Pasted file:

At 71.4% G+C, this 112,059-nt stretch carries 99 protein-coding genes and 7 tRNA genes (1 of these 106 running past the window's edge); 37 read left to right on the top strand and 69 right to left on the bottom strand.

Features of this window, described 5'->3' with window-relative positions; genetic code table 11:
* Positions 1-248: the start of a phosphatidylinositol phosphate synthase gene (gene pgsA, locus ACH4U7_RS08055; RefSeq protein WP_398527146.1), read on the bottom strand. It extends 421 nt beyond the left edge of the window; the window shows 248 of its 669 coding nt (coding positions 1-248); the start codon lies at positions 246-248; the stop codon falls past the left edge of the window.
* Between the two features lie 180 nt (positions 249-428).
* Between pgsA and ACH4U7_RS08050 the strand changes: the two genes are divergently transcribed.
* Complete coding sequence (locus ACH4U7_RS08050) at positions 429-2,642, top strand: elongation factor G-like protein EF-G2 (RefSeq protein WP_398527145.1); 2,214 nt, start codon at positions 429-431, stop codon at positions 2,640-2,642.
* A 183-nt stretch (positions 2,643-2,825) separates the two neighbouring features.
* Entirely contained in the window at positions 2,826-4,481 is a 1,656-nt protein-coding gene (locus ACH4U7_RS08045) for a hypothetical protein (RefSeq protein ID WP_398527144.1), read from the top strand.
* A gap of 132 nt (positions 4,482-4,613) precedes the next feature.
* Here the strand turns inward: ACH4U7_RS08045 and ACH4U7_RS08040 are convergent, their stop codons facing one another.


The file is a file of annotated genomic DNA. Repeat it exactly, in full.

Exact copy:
At 71.4% G+C, this 112,059-nt stretch carries 99 protein-coding genes and 7 tRNA genes (1 of these 106 running past the window's edge); 37 read left to right on the top strand and 69 right to left on the bottom strand.

Features of this window, described 5'->3' with window-relative positions; genetic code table 11:
* Positions 1-248: the start of a phosphatidylinositol phosphate synthase gene (gene pgsA, locus ACH4U7_RS08055; RefSeq protein WP_398527146.1), read on the bottom strand. It extends 421 nt beyond the left edge of the window; the window shows 248 of its 669 coding nt (coding positions 1-248); the start codon lies at positions 246-248; the stop codon falls past the left edge of the window.
* Between the two features lie 180 nt (positions 249-428).
* Between pgsA and ACH4U7_RS08050 the strand changes: the two genes are divergently transcribed.
* Complete coding sequence (locus ACH4U7_RS08050) at positions 429-2,642, top strand: elongation factor G-like protein EF-G2 (RefSeq protein WP_398527145.1); 2,214 nt, start codon at positions 429-431, stop codon at positions 2,640-2,642.
* A 183-nt stretch (positions 2,643-2,825) separates the two neighbouring features.
* Entirely contained in the window at positions 2,826-4,481 is a 1,656-nt protein-coding gene (locus ACH4U7_RS08045) for a hypothetical protein (RefSeq protein ID WP_398527144.1), read from the top strand.
* A gap of 132 nt (positions 4,482-4,613) precedes the next feature.
* Here the strand turns inward: ACH4U7_RS08045 and ACH4U7_RS08040 are convergent, their stop codons facing one another.